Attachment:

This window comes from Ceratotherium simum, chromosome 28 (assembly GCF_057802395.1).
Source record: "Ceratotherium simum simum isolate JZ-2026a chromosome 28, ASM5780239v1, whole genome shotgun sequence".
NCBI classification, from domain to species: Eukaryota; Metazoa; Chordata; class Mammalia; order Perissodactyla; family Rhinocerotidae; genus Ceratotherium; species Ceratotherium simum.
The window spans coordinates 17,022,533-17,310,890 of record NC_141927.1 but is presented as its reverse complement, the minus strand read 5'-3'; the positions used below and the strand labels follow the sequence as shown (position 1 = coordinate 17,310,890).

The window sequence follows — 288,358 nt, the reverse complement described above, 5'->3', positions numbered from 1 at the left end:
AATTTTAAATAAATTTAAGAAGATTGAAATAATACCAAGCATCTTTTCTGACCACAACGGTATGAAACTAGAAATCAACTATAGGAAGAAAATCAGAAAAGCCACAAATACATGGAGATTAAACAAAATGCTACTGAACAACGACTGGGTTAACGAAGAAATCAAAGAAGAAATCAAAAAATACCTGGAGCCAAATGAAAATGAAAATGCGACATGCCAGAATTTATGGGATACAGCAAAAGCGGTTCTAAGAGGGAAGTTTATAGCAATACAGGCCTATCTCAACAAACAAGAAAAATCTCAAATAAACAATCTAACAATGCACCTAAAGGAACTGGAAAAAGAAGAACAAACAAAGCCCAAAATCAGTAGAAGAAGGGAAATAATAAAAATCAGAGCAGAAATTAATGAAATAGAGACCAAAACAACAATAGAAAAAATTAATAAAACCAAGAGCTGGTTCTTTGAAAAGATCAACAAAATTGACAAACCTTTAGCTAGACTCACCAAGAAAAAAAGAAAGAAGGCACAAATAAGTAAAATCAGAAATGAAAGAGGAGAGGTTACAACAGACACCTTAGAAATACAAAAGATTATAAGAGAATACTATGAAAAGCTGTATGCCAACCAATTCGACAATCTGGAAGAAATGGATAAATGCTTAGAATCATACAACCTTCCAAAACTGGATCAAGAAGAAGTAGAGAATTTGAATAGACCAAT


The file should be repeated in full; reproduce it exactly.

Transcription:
This window comes from Ceratotherium simum, chromosome 28 (assembly GCF_057802395.1).
Source record: "Ceratotherium simum simum isolate JZ-2026a chromosome 28, ASM5780239v1, whole genome shotgun sequence".
NCBI classification, from domain to species: Eukaryota; Metazoa; Chordata; class Mammalia; order Perissodactyla; family Rhinocerotidae; genus Ceratotherium; species Ceratotherium simum.
The window spans coordinates 17,022,533-17,310,890 of record NC_141927.1 but is presented as its reverse complement, the minus strand read 5'-3'; the positions used below and the strand labels follow the sequence as shown (position 1 = coordinate 17,310,890).

The window sequence follows — 288,358 nt, the reverse complement described above, 5'->3', positions numbered from 1 at the left end:
AATTTTAAATAAATTTAAGAAGATTGAAATAATACCAAGCATCTTTTCTGACCACAACGGTATGAAACTAGAAATCAACTATAGGAAGAAAATCAGAAAAGCCACAAATACATGGAGATTAAACAAAATGCTACTGAACAACGACTGGGTTAACGAAGAAATCAAAGAAGAAATCAAAAAATACCTGGAGCCAAATGAAAATGAAAATGCGACATGCCAGAATTTATGGGATACAGCAAAAGCGGTTCTAAGAGGGAAGTTTATAGCAATACAGGCCTATCTCAACAAACAAGAAAAATCTCAAATAAACAATCTAACAATGCACCTAAAGGAACTGGAAAAAGAAGAACAAACAAAGCCCAAAATCAGTAGAAGAAGGGAAATAATAAAAATCAGAGCAGAAATTAATGAAATAGAGACCAAAACAACAATAGAAAAAATTAATAAAACCAAGAGCTGGTTCTTTGAAAAGATCAACAAAATTGACAAACCTTTAGCTAGACTCACCAAGAAAAAAAGAAAGAAGGCACAAATAAGTAAAATCAGAAATGAAAGAGGAGAGGTTACAACAGACACCTTAGAAATACAAAAGATTATAAGAGAATACTATGAAAAGCTGTATGCCAACCAATTCGACAATCTGGAAGAAATGGATAAATGCTTAGAATCATACAACCTTCCAAAACTGGATCAAGAAGAAGTAGAGAATTTGAATAGACCAAT